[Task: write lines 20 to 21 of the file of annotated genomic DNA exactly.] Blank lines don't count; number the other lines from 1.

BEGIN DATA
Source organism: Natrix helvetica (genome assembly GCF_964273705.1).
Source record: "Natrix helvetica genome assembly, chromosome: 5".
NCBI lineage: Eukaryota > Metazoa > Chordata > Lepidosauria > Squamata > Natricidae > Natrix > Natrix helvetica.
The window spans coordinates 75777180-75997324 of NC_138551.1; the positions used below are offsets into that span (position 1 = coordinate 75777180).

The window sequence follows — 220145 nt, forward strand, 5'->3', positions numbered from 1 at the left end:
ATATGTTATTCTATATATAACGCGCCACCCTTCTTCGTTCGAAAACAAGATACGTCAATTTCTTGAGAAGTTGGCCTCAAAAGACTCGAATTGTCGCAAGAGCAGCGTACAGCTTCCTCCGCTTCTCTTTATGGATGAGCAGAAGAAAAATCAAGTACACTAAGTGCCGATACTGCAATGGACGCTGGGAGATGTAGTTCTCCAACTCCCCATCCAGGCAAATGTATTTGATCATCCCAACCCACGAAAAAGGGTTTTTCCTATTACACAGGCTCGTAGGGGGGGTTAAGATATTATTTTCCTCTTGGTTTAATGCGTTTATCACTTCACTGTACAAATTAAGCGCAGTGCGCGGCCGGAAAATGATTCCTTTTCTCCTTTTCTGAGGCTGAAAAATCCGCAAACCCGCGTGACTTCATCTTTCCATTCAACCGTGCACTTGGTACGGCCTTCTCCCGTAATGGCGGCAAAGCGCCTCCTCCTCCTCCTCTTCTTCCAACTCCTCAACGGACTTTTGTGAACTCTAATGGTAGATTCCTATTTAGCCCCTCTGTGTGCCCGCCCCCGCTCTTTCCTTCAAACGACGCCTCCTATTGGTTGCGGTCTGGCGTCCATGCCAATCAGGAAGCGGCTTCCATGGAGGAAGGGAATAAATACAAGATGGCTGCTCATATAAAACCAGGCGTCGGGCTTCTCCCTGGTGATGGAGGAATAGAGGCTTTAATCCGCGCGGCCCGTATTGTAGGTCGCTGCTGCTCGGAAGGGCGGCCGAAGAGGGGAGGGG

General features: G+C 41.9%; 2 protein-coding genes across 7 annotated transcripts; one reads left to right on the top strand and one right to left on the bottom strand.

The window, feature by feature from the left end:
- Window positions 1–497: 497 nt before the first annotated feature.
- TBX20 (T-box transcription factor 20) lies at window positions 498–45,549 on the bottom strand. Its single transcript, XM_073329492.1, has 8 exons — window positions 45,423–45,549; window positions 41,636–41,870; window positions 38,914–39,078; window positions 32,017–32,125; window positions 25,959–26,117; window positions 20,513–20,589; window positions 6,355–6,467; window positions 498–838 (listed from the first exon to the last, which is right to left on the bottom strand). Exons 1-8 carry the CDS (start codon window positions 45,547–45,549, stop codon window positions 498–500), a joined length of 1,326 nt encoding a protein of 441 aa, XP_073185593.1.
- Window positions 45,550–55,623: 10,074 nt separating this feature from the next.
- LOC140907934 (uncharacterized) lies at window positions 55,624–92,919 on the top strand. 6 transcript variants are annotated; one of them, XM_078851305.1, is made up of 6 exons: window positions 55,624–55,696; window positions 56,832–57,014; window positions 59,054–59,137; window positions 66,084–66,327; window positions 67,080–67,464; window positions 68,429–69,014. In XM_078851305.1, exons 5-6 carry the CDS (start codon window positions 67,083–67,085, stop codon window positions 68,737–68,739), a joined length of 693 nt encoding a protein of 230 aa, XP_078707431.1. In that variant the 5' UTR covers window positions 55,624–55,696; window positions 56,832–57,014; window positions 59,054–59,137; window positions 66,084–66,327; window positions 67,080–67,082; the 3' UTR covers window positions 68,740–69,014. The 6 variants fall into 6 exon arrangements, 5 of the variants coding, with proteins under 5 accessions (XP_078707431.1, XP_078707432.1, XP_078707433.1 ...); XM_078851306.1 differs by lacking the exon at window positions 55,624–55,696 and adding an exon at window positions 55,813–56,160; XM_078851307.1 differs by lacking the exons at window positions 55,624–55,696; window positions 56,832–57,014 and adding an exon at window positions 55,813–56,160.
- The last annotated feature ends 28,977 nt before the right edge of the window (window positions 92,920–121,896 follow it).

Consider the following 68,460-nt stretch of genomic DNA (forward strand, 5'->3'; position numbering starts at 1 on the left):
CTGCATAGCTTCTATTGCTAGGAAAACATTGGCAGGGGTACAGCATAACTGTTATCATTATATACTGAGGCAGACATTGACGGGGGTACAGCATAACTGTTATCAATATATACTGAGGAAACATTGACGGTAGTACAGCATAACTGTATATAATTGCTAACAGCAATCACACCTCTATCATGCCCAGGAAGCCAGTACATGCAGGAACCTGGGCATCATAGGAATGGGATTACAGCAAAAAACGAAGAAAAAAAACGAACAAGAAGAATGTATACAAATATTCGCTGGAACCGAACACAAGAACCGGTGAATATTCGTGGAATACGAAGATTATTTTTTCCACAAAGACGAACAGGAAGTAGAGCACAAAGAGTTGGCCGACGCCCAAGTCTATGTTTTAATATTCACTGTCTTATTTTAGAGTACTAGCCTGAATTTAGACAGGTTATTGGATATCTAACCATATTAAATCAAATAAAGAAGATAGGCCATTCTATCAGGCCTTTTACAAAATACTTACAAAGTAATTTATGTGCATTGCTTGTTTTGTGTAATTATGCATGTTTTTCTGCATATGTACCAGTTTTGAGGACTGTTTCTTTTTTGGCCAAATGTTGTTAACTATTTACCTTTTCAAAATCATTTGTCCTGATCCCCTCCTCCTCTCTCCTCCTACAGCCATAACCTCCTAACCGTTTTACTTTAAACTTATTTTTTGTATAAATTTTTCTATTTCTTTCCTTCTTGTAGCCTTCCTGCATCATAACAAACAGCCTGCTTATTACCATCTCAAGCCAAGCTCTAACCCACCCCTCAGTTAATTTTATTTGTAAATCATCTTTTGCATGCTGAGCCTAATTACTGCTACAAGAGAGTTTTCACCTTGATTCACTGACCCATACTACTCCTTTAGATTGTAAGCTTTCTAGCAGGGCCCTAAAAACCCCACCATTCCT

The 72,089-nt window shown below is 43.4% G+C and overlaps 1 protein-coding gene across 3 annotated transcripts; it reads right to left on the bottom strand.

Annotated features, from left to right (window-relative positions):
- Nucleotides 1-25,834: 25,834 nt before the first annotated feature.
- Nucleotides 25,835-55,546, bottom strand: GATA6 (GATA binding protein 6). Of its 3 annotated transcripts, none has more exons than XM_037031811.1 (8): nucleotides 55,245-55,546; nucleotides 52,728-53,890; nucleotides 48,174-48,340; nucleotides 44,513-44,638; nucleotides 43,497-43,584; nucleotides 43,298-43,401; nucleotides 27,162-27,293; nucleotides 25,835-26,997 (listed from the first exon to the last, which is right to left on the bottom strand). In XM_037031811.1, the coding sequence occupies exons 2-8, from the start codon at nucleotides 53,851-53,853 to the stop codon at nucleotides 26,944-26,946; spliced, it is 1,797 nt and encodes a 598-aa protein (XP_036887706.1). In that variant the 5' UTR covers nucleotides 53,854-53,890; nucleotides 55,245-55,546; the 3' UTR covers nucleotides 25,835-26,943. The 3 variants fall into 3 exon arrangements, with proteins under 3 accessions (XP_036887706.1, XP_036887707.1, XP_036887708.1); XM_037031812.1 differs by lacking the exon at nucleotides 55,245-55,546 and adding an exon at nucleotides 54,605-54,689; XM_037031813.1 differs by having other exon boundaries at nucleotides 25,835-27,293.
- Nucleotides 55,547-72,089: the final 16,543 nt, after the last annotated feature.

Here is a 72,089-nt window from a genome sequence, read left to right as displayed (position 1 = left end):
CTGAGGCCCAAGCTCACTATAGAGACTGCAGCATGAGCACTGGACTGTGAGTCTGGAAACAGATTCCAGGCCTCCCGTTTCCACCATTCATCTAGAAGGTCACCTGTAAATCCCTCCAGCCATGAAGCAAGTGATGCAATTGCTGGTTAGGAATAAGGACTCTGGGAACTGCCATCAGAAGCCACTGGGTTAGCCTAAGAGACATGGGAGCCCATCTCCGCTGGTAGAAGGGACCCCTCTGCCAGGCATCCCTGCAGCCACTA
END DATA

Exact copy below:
- Nucleotides 55,547-72,089: the final 16,543 nt, after the last annotated feature.

Here is a 72,089-nt window from a genome sequence, read left to right as displayed (position 1 = left end):